In using the foregoing language Judge Prettyman was contemplating the phrase "false or fraudulent return" as used in a penal tax statute.
I conclude that "false" and "fraudulent" as used in 15 U.S.C.A. § 1120 are not synonymous, and that damages are recoverable thereunder where the registration is procured either by a declaration which was incorrect or by a declaration which was a wilful attempt to mislead and injury has resulted as a consequence thereof.
Defendant's present attack on paragraph 16 as amended springs from Rule 12(b) or 12(f), in conjunction with 9(b), of the Federal Rules of Civil Procedure. Upon the motions to strike and to dismiss, all well-pleaded allegations *279 are deemed admitted. United States v. New Wrinkle, Inc., 1952, 342 U.S. 371, 72 S. Ct. 350, 96 L. Ed. 417. Paragraph 16, as amended, of the complaint in this case charges that defendant's trade-mark registration was procured "by false and fraudulent" (elsewhere therein "false or fraudulent") declarations consisting of eleven specifically particularized factual statements and four conclusions of law (subdivisions (b), (c), (d), and (o)). Assuming that the foregoing conclusions of law may not accord with the standards prescribed for pleading by Rule 8(a) and 8(e), if they are objectionable they may be treated as surplusage. The factual statements particularizing the falsity or fraudulent character of the declarations relied upon suffice, in my opinion, to immunize paragraph 16 as amended from successful attack upon the pending motions. If plaintiff relies upon the falsity of the registration declarations, it has unnecessarily particularized them. If, on the other hand, plaintiff charges that the declarations were fraudulently made, the amendment meets the requirements of Rule 9(b). Whether such charges will be supported by the proofs on the trial remains to be seen. Meanwhile, for the purpose of the motions to strike and to dismiss, the truth of the factual allegations must be assumed.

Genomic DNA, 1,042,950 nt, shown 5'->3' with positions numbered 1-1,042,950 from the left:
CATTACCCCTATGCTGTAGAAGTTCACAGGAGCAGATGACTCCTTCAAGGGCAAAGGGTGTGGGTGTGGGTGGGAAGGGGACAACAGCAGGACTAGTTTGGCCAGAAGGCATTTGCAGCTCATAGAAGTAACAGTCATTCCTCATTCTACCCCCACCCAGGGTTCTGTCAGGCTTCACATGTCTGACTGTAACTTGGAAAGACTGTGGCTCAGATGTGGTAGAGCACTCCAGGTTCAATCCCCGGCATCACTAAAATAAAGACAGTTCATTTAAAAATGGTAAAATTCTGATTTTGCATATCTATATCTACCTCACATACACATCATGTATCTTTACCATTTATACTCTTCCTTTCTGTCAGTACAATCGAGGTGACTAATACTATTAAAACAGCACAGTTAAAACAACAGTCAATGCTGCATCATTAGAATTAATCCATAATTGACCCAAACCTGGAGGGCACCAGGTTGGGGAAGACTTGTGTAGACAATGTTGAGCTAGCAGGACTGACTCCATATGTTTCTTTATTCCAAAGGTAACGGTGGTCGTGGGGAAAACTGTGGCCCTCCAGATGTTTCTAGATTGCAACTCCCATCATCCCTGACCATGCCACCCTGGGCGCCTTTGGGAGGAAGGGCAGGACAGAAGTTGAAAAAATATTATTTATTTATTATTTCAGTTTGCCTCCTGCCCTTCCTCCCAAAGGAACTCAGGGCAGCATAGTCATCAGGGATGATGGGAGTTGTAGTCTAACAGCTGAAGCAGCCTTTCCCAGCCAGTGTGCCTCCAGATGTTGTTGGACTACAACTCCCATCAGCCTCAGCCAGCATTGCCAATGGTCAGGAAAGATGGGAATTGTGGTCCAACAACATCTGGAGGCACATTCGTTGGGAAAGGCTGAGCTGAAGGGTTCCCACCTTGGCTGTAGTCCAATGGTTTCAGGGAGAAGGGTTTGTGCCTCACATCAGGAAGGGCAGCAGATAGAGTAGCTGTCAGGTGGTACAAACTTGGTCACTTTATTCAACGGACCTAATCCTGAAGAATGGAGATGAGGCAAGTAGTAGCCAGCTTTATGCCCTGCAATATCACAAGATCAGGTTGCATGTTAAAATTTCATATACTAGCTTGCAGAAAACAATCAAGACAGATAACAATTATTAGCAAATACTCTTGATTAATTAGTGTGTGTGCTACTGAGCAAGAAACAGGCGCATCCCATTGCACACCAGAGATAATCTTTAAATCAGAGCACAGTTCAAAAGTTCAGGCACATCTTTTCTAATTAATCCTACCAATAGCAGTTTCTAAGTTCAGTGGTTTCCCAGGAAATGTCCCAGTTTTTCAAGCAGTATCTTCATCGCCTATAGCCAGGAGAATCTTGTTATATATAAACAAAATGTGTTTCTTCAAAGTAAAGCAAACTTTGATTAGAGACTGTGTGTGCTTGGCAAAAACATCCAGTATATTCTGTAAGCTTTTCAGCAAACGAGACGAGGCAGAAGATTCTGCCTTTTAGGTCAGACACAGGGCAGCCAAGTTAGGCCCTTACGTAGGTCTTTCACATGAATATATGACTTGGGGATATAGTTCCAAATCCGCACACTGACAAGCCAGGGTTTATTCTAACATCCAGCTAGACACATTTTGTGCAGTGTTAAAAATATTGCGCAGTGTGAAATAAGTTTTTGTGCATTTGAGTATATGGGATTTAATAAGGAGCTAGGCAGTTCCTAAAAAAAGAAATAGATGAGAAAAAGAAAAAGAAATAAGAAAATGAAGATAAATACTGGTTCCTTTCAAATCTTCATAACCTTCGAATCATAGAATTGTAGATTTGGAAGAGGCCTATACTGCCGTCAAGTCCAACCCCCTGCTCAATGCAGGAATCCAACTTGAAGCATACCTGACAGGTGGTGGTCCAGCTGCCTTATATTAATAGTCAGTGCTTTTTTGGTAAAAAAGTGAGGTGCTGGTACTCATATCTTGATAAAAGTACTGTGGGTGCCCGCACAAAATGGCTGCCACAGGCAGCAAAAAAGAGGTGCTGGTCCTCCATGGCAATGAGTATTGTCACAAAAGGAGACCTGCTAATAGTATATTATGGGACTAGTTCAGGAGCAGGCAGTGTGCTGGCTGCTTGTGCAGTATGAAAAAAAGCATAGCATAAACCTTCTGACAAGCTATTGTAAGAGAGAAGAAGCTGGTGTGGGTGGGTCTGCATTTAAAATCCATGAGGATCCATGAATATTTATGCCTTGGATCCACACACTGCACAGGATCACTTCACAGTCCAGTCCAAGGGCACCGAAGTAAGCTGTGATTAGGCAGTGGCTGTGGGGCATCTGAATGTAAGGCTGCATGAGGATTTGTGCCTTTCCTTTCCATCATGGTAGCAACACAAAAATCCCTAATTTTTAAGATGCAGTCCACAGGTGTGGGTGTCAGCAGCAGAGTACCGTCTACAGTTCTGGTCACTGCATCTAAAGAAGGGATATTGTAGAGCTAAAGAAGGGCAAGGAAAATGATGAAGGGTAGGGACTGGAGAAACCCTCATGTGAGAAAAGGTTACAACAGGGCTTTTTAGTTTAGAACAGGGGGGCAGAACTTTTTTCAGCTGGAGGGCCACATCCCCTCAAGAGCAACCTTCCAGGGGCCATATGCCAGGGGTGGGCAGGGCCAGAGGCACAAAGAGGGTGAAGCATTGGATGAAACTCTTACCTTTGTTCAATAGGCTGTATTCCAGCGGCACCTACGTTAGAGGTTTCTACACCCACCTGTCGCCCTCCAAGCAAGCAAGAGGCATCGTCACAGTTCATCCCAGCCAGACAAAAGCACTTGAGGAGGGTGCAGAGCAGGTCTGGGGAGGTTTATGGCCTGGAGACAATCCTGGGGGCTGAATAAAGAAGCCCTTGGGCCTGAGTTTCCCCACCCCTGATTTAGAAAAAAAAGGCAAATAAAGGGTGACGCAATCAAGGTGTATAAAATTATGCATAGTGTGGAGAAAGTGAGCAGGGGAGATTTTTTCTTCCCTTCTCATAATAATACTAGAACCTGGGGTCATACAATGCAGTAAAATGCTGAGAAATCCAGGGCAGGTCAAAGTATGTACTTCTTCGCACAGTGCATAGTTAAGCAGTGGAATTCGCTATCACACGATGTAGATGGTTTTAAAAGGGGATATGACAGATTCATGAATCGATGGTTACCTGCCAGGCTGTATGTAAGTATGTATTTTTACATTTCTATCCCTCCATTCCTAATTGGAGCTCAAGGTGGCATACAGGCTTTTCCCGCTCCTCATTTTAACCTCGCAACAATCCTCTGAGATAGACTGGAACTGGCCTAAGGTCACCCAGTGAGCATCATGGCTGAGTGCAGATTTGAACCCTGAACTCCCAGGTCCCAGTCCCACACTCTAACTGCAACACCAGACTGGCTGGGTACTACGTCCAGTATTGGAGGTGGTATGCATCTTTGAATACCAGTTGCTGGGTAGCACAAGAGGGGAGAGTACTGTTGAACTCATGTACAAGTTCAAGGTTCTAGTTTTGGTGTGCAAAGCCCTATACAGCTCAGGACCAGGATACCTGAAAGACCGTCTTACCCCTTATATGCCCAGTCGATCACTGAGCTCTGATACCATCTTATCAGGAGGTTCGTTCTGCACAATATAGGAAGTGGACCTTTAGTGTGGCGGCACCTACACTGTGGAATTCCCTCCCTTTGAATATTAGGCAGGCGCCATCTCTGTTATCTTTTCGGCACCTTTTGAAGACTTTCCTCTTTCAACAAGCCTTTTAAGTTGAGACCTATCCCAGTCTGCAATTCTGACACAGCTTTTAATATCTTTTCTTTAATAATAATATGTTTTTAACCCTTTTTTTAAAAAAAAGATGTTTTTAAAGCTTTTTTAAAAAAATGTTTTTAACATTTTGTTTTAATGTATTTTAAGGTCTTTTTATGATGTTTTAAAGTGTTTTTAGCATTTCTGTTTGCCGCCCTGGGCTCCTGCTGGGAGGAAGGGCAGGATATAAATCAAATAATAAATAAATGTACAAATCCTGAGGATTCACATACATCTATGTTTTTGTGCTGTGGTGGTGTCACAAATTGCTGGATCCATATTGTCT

Insofar as plaintiff contemplates relying upon "divers other false or fraudulent declarations, representations or means * * * used by the defendant in procuring the aforesaid registration" as indicated in the amendment to its complaint, plaintiff, will be limited in its proof to the particulars of falsity or fraud which it has expressly set forth in its amended pleading. The last sentence of the amended paragraph, in which plaintiff states its belief, will therefore be stricken.
Defendant argues that plaintiff's prayer for punitive damages upon the second count (under 15 U.S.C.A. § 1120 and for unfair competition) is not supportable under the allegations of the pleadings as amended. "Damages resulting from the wrongful registration of the trade-mark and for unfair competition must necessarily be proven by the same evidence. * * * Exemplary damages are not the direct and proximate result or effect of such wrongful registration." Landstrom v. Thorpe, 8 Cir., 1951, 189 F.2d 46, 51 and 52, 26 A.L.R.2d 1170; certiorari denied 342 U.S. 819, 72 S. Ct. 37, 96 L.Ed 620. The second count equates the alleged wrongful registration with unfair competition. The claim of punitive damages is not sustainable thereunder.
An order may be presented in accordance with the views herein expressed.